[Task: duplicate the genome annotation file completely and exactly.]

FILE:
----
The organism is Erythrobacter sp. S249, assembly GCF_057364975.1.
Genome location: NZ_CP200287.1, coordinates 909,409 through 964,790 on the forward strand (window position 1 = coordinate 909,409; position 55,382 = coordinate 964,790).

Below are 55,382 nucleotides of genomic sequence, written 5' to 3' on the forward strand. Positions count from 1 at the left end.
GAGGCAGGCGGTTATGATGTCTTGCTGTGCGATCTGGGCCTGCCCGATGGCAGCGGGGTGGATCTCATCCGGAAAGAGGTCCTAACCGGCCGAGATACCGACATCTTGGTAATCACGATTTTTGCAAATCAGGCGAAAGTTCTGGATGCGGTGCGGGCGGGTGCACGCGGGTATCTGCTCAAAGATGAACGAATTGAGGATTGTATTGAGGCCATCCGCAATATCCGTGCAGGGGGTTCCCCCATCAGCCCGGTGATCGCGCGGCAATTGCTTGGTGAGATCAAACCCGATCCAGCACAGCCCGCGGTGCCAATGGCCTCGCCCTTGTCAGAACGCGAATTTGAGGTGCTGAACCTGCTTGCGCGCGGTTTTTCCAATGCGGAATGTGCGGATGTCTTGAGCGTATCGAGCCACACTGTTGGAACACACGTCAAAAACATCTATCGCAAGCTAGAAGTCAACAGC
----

The organism is Erythrobacter sp. S249, assembly GCF_057364975.1.
Genome location: NZ_CP200287.1, coordinates 909,409 through 964,790 on the forward strand (window position 1 = coordinate 909,409; position 55,382 = coordinate 964,790).

Below are 55,382 nucleotides of genomic sequence, written 5' to 3' on the forward strand. Positions count from 1 at the left end.
GAGGCAGGCGGTTATGATGTCTTGCTGTGCGATCTGGGCCTGCCCGATGGCAGCGGGGTGGATCTCATCCGGAAAGAGGTCCTAACCGGCCGAGATACCGACATCTTGGTAATCACGATTTTTGCAAATCAGGCGAAAGTTCTGGATGCGGTGCGGGCGGGTGCACGCGGGTATCTGCTCAAAGATGAACGAATTGAGGATTGTATTGAGGCCATCCGCAATATCCGTGCAGGGGGTTCCCCCATCAGCCCGGTGATCGCGCGGCAATTGCTTGGTGAGATCAAACCCGATCCAGCACAGCCCGCGGTGCCAATGGCCTCGCCCTTGTCAGAACGCGAATTTGAGGTGCTGAACCTGCTTGCGCGCGGTTTTTCCAATGCGGAATGTGCGGATGTCTTGAGCGTATCGAGCCACACTGTTGGAACACACGTCAAAAACATCTATCGCAAGCTAGAAGTCAACAGC